Hill Holliday Relationship Marketing's Nancy Harhut on Getting Your Mailing Into the Must-read Pile
EB: Is piquing the prospect's curiosity another underplayed tactic?
NH: We know we have only seconds before someone changes the channel, turns the page, deletes the e-mail or tosses the envelope. As we think about what prompts curiosity though, we should think more broadly. Sometimes it's a clever, intriguing line or graphic, but other times it's something more subtle. A sticker placed askew on the outer envelope. A smudge just under the address. The way the corner card is treated.
EB: Is tactile mail also underplayed?
NH: There are so many wonderful things you can build into a mail piece today. It can really be designed to involve all the senses. And the sense of touch is key with a mail piece, because unlike digital or electronic media, mail is a channel that requires touch. And people like to touch things! I've seen wooden postcards, furry self-mailers, Tyvek outer envelopes—each with a corresponding case study that proves its worth. And don't forget that study after study has shown that interactivity lifts response—regardless of medium.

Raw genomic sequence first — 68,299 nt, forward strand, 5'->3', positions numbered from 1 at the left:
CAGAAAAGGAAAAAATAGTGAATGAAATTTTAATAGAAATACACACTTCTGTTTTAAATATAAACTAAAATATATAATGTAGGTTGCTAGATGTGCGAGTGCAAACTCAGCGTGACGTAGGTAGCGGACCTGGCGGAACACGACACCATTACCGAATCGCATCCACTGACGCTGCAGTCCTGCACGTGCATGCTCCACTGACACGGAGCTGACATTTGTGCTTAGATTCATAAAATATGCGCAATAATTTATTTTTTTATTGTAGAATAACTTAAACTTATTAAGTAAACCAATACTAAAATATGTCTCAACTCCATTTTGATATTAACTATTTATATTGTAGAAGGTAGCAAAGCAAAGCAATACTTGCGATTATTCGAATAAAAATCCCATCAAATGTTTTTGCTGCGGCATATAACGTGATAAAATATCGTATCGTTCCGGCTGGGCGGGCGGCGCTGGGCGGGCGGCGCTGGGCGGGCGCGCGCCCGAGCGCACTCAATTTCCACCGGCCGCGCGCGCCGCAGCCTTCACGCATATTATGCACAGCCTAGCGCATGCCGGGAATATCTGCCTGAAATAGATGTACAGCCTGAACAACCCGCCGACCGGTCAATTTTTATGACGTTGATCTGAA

EB: Lastly, "we want what we cannot have." How does one wield this truism?
NH: As for wanting what we can't have, this can be a very powerful tool for direct marketers. Social scientists talk about the Principle of Scarcity. Simply put, we want more badly those things that we think we cannot have or that we soon won't be able to have. So, for example, advertising an opportunity as the last chance for the prospect can lift response. So, too, can limiting the number of products any one customer can buy.